Monday, September 08, 2008

Democracy Part XV: In Which Elections Serve as a Prelude to Carving Power in Democratic States

Elections in some democratic states appear to be a prelude to real political change than its marker. In some states, elections are meant to substitute or amplify the para military campaigns among and between political followers that tend to serve as the real field on which elections are determined. So it is in Zimbabwe. "The MDC leader gained more votes than Mr Mugabe in March elections but official results show he did not pass the 50% threshold for outright victory.Mr Tsvangirai pulled out of the June run-off, saying some 200 of his supporters had been killed and 200,000 forced from their homes in a campaign of violence led by the army and supporters of the ruling Zanu-PF." Mbeke Bids to Save Zimbabwe Talks, BBC News Online, Sept. 8, 2008. But this system has recently been overtaken by the international legal order's taste for management of physically violent political contests. Enter South Africa, with its own interests to protect.

In the context of this most recent election the latest gyrations of President Mugabe and his South African benefactors have proven most instructive. See Mbeke Bids to Save Zimbabwe Talks, BBC News Online, Sept. 8, 2008. Mr. Mbeke has recently flown to Harare to save Robert Mugabe from the fate of other "big men" in Africa. "At the negotiating table it has been three against one - with Thabo Mbeki of South Africa and Arthur Mutambara, who leads a minority faction of the opposition, joining forces with Mr Mugabe to put pressure on Mr Tsvangirai to accept the Zanu-PF power-sharing plan." Allen Little, Nkomo's Ghost Hauunts Zimbabwe Talks, BBC News Online August 13, 2008.

We are reminded by the press that
Both Robert Mugabe and opposition leader Morgan Tsvangirai claim to have won this year's elections, marred by widespread violence.Since South Africa-brokered crisis talks broke down last month, both sides have hardened their positions.Mr Mugabe has said he is ready to form a government alone, while Mr Tsvangirai over the weekend said there should be new elections if a deal is not reached. South African Ministry of Foreign Affairs spokesman Ronnie Mamoepa said Mr Mbeki would meet both men, as well as Arthur Mutambara, the leader of a smaller opposition faction.

Mbeke Bids to Save Zimbabwe Talks, supra. We are also reminded of the fate of the last man who agreed to power sharing arrangements with Robert Mugabe--Joshua Nkomo. See Allen Little, Nkomo's Ghost Hauunts Zimbabwe Talks, BBC News Online August 13, 2008 ("Mr Mugabe has in mind what you might call the Nkomo solution: he retains control of the military and security services that he has used so successfully to terrorise his way to successive election victories.In other words he retains the coercive instruments of real executive power. Mr Tsvangirai gets the economy to sort out. Mr Tsvangirai is not weak enough to have to accept this poisoned chalice." Id.). Because elections tend to be bloody in Zimbabwe, and the political culture stalked by the force of ethnic, religious and other rivalries, managerial internationalism would seek a solution that while appearing to respect the form of democratic organization subverts its essence in the service of violence abatement. Stability, it seems, trumps even the forms of democratic change--and why not? In this case the hope might well be to rid Zimbabwe at last of a dictator without either the continued pretense of more "elections" or the fuss of a potentially quite bloody civil ethnic war in Zimbabwe.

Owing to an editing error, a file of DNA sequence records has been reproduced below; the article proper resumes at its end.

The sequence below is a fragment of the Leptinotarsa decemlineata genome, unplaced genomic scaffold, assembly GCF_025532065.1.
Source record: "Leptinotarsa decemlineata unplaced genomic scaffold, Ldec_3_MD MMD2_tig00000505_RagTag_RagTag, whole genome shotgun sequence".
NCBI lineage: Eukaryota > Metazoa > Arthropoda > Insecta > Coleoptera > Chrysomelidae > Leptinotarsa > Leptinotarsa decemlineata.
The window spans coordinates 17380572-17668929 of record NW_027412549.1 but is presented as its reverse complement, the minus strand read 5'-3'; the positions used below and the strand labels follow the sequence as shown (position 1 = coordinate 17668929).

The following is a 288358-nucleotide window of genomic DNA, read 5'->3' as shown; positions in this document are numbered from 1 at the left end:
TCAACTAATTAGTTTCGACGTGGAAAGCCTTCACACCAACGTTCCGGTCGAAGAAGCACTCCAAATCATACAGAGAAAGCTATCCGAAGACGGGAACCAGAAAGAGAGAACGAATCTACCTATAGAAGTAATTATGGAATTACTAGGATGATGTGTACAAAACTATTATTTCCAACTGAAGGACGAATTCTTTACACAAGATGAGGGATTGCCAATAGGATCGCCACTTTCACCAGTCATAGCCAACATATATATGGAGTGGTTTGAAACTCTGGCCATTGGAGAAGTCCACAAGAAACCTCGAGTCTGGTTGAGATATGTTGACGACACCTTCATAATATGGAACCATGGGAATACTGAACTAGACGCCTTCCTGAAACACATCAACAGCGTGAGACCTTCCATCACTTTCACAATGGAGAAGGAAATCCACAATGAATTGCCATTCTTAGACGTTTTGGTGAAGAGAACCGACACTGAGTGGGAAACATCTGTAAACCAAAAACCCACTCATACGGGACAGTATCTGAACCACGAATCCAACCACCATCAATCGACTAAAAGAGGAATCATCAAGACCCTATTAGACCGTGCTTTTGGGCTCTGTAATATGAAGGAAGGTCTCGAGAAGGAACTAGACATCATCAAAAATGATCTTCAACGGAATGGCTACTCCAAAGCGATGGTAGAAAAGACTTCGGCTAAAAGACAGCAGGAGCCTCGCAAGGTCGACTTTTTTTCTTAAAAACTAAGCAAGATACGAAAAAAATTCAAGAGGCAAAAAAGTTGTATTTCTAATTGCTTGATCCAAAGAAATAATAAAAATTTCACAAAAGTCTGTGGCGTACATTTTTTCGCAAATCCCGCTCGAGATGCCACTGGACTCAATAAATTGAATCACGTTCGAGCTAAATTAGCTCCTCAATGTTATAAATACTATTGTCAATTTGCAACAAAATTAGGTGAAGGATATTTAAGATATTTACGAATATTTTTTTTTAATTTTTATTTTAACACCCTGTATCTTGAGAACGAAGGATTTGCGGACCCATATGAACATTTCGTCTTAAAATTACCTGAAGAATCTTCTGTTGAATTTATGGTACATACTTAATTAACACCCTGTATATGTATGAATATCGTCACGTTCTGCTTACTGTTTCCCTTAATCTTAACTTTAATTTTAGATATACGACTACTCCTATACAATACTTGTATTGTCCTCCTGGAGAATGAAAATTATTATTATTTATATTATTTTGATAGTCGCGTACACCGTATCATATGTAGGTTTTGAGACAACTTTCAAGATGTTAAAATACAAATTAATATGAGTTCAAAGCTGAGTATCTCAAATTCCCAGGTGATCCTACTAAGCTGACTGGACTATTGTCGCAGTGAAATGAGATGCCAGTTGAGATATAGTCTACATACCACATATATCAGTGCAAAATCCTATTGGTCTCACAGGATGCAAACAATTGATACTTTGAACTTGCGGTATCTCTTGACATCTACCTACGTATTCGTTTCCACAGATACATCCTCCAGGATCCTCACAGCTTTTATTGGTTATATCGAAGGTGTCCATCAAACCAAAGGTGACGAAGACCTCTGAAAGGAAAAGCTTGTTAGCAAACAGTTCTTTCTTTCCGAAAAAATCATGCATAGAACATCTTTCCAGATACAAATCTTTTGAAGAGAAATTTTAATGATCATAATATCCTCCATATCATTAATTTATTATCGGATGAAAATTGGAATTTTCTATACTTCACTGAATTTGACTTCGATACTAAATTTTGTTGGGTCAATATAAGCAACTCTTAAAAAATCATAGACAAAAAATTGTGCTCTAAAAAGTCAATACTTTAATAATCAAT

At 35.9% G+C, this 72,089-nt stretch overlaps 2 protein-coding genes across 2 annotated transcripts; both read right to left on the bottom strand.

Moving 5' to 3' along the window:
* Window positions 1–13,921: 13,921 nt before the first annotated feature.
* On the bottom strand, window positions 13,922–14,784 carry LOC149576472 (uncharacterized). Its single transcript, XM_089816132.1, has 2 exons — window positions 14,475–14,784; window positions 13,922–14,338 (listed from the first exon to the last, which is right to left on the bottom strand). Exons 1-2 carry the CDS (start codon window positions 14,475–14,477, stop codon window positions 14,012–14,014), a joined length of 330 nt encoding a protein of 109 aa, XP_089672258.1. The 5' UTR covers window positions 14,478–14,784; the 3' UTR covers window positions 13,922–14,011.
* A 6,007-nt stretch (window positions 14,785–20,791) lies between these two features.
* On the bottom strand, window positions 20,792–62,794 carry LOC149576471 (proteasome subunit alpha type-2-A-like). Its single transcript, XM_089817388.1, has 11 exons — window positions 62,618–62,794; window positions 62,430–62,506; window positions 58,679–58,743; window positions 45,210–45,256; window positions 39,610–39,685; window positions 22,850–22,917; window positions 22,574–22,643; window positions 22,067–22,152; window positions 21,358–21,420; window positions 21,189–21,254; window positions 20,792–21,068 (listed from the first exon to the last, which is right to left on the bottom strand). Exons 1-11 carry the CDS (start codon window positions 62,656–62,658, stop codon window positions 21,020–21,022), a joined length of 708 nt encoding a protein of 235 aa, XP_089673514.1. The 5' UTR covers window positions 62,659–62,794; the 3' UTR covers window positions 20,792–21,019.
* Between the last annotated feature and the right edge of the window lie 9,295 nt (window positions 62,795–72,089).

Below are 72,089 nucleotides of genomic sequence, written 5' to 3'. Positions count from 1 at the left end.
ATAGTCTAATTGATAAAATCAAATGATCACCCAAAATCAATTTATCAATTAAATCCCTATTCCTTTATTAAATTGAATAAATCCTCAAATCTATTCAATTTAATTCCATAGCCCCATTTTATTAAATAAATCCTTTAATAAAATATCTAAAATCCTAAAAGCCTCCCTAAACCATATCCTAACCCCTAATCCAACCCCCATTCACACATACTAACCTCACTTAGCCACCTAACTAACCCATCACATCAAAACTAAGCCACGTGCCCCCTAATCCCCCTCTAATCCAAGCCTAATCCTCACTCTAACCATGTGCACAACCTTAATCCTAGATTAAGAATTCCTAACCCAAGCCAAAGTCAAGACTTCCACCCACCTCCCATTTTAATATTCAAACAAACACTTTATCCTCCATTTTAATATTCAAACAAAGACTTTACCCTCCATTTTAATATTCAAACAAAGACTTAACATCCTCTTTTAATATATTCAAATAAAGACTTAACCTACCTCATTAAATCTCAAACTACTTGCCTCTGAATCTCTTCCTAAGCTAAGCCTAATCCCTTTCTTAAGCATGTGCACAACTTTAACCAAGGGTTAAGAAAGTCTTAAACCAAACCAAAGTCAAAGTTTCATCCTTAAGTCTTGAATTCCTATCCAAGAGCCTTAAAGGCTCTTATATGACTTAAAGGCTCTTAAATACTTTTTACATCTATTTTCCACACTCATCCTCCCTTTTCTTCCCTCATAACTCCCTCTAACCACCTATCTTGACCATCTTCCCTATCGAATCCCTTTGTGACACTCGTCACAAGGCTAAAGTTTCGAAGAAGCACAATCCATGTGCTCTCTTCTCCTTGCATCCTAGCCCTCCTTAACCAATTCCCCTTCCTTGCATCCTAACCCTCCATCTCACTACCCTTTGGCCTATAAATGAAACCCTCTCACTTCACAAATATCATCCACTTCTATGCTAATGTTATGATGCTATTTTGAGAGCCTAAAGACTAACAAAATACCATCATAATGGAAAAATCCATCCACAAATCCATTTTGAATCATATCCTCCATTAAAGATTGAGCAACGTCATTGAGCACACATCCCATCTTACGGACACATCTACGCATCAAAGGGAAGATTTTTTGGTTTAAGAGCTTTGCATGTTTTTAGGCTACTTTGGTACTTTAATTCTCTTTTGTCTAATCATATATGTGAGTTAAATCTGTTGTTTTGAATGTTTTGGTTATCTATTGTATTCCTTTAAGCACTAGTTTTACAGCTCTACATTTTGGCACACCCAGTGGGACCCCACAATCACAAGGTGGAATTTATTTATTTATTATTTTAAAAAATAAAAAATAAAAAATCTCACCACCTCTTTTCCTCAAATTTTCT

From the perspective of the culture of law and its use in the settlement of Zimbabwe's government, is the way in which Mugabe continues to deploy the imagery of anti-colonialism against both his opponents and any non-African state that seeks to weigh in against him and his rule. Thus, it would seem, that because Mr. Tsvangiai profits from Western European and American anti-Mugabe sentiments, "Mr Mugabe makes hay with this, accusing his rival of being the candidate of Western interests, of resurgent British imperialism. This plays well in much of Africa, but it no longer plays well in Zimbabwe, where there is now real economic privation." Id. Ah the irony. It reminds me of a comment about another great practical philosopher of politics once made many years ago by H. L. Menken, but one ultimately far less successful than this modern version:

AN AMERICAN PHILOSOPHER: As for William Jennings Bryan, of whom so much piffle, pro and con, has been written, the whole of his political philosophy may be reduced to two propositions, neither of which is true. The first is the proposition that the common people are wise and honest, and the second is the proposition that all persons who refuse to believe it are scoundrels. Take away the two, and all that would remain of Jennings would be a somewhat greasy bald-headed man with his mouth open.

H.L. Mencken, Damn!: A Book of Calumny Section XXI (New York: Philip Goodman Co, 1918). Mugabe's philosophy might well also be susceptible to that sort of reductionism--that all that is bad and evil originates from the European world, and that those who refuse to believe Mugabe's telling of it are traitors. The resemblance is uncanny. Thus both the great power of a rhetoric of resistance to the colonial experience, and the ease with which that resistence can be used to reconstruct a law and political-culture system that undermines rule of law in its process and substantive aspects even as it appears to safegard it against neo-colonialist interference. Tyranny, it appears, might use the fear of tyranny to perpetuate its own abuse in the name of sovereign values thus undermined.

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